Alexander Riley was granted 3,269 acres in the area in 1816, the first free settler to have travelled to the colony. His land grant was on the western side of the Cowpasture Road.  He named the property “Raby”. The original house was built by convict labour.  Riley was one of the founders of the Bank of New South Wales (Westpac) and in 1817 and briefly was one of the Directors.
George Molle:
 George Molle, was granted 500 acres in 1817.  A soldier, he served in Gibraltar, The Cape of Good Hope, India, Egypt and Spain.  Promoted to Colonel he served at Gibraltar before transferring as the Colonel of the 46th Regiment of Foot when ordered to serve in the Colony of New South Wales.

While serving in India as a soldier, Molle had met and become friendly with Governor Lachlan Macquarie, who gave a dinner in his honour the month after he arrived; but the governor did not allow Molle the authority he considered was his due, and in his public activities he became an opponent of Macquarie. 
In 1814 he took the Oath of Office of Lieutenant Governor of the Colony.  George and his wife played an active part in the Public life of the colony, being patron of the Female Orphan School and a member of the committee for the Civilization, Care and Education of Aborigines.  He served as the local Magistrate and ran the court from his home, Catherine Field, until 1825 when it was closed and moved to Cawdor. He assisted in the foundation of the Bank of New South Wales (which later became Westpac) in 1817.  That same year  Molle left with his regiment for India, where he died in September 1823.  George’s son William Macquarie took over the operations of the property after his Father left.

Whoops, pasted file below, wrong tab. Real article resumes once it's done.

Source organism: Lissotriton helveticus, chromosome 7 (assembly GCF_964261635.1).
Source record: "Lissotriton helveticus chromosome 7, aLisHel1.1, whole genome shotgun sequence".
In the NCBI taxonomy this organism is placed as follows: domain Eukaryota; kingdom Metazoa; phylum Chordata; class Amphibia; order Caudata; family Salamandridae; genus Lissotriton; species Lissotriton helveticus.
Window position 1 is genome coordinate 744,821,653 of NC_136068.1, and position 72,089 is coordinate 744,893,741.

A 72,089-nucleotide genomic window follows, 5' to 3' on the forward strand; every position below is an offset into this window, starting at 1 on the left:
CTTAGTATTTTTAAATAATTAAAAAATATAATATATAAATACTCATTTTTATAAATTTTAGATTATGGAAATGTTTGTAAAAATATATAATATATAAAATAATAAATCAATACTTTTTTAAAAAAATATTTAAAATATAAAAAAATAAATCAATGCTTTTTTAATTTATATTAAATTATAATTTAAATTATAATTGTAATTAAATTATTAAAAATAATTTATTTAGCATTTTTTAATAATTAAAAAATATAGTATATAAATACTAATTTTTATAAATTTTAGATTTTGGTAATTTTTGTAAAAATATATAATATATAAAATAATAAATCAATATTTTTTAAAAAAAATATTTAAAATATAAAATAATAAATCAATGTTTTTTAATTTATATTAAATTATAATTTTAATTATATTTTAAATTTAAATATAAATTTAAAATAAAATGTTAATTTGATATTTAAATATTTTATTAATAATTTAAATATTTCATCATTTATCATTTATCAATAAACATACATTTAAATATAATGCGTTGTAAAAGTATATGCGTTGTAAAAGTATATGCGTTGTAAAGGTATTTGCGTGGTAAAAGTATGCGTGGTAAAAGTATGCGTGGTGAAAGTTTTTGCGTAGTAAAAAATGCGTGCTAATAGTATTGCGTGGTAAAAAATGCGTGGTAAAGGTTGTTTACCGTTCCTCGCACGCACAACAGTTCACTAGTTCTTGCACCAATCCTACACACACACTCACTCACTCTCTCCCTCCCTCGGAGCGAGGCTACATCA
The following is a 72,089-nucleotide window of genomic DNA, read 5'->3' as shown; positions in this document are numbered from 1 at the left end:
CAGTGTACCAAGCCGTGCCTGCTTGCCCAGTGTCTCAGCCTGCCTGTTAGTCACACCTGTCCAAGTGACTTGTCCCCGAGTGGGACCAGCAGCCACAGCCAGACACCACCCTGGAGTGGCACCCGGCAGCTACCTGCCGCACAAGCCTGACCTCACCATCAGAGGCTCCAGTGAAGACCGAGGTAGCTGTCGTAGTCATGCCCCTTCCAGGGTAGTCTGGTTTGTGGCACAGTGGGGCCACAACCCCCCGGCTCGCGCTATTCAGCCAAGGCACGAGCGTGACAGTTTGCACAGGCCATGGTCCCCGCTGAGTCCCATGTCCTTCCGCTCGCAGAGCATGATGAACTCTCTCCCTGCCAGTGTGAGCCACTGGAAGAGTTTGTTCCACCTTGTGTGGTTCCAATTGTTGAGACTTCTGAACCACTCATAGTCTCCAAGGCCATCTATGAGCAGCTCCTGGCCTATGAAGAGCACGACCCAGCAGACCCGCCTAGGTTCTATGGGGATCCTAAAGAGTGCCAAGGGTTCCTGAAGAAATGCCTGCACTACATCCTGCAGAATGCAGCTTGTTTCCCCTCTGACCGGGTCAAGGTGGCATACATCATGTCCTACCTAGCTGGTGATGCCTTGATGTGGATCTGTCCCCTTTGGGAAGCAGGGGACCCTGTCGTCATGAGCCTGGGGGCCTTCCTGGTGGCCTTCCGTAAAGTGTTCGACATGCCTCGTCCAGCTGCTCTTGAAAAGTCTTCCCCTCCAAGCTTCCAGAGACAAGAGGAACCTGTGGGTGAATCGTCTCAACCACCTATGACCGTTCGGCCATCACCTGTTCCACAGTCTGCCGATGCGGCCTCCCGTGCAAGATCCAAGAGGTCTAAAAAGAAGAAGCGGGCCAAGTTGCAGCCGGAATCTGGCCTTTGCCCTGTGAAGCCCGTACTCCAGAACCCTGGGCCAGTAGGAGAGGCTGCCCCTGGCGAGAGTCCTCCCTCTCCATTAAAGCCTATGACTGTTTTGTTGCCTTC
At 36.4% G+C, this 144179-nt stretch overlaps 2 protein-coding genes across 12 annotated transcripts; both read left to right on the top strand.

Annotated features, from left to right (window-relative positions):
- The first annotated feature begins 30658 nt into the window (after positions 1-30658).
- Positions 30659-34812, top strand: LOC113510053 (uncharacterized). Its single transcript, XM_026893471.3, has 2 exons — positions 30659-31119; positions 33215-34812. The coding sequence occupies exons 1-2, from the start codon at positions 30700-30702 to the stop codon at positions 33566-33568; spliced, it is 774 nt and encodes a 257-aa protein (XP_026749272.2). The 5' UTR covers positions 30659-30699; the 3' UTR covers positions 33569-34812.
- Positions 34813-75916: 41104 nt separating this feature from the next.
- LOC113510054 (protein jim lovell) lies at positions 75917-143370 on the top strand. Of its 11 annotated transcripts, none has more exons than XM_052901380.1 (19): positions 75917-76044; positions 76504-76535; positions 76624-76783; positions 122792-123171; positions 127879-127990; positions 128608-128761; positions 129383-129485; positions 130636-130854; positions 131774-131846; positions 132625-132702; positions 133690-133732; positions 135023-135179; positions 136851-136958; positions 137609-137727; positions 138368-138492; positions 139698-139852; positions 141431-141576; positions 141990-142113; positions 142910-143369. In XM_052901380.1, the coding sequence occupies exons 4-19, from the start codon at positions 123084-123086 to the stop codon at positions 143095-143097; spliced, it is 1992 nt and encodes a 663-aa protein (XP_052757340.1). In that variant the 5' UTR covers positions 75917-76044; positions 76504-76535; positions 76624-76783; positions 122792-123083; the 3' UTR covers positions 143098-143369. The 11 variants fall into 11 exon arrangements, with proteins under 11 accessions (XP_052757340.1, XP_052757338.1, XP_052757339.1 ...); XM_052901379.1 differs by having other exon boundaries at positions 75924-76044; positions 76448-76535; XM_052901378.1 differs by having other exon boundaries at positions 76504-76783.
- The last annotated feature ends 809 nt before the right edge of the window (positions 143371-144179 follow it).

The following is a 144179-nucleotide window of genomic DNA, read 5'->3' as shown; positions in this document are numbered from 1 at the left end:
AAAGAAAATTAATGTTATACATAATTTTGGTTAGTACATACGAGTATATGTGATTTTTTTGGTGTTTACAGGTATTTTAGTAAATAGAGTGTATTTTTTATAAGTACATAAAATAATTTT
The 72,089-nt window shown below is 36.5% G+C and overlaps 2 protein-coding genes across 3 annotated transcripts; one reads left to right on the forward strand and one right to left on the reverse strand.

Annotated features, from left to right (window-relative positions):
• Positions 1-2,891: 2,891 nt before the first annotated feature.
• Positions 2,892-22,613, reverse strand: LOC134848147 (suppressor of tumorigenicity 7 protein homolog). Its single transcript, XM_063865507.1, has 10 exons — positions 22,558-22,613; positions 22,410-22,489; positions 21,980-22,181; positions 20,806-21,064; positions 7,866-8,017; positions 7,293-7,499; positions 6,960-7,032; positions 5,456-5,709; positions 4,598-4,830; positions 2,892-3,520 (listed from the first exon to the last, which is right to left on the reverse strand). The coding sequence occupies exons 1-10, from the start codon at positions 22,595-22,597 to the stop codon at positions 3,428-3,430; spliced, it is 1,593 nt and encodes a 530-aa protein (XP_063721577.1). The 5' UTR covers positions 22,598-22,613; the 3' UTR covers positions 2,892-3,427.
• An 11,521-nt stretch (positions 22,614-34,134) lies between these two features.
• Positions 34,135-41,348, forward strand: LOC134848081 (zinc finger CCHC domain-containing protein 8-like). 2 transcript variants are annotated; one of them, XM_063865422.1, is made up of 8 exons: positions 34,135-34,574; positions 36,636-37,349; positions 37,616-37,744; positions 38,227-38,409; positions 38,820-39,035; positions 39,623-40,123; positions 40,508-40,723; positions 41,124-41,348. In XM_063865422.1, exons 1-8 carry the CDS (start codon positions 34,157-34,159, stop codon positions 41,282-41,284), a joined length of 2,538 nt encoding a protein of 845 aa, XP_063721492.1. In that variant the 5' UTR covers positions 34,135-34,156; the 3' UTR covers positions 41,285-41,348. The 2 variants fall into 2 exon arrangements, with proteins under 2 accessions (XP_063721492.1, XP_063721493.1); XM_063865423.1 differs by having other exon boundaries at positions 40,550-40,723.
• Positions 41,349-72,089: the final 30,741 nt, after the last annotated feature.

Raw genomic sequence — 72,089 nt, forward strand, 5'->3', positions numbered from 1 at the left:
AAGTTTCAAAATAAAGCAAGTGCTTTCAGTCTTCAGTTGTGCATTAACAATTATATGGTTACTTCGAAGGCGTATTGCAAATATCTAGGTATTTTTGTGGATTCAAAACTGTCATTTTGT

Cattai is an historic suburb of Sydney located 44 kilometres north-west of the Sydney central business district and 30 kilometres north-west of Parramatta. It is in the local government areas of The Hills Shire and City of Hawkesbury.

Name origin:
The name Cattai was originally thought to have derived from an Aboriginal word with an unknown meaning. However, it was more likely named by the First Fleet Assistant Surgeon and Magistrate Thomas Arndell who built a homestead called 'Caddie'. The homestead is now called Cattai Estate and resides in Cattai National Park.  The suburb of Cattai is now been considered a misnomer of 'Caddie'.

Europeans settlers moved into the area in 1794 to sustain the food shortages of Sydney. Following protests by the Dharug people over the loss of their traditional hunting and fishing lands, soldiers were sent to the area in 1795.

At the 2016 Census, there were 790 people in Cattai

The land that is now the Cattai National Park was granted to a Dr Thomas Arndell in 1804 and remained in the family until it was acquired by the New South Wales government in 1981. This means that today the Cattai National Park is a beautiful stretch of land beside the Hawkesbury River with a very historic house and broad parklands which are ideal for family picnics and gatherings.

The Cattai Estate is a heritage-listed former farm and cultural landscape and now national park at Wisemans Ferry Road, Cattai. It was built from 1804 to 1821, the property now being owned by Office of Environment and Heritage, an agency of the Government of New South Wales.


Caddie Park dating from 1821 but modernised a number of times.

The Hawkesbury River in Cattai National Park.

Boardwalk trail, Cattai National Park

Lost Sydney, Paradise Gardens, Cattai.  Paradise Gardens, alongside the Hawkesbury River at Cattai, was a prehistoric theme park on 388 acres of parkland, which operated from the early 1970s. A memorable feature of the park was its big concrete dinosaurs with the speakers in the grass, emitting primordial sounds. A jungle boat cruise allowed visitors to see the many dinosaurs dotted around a lake.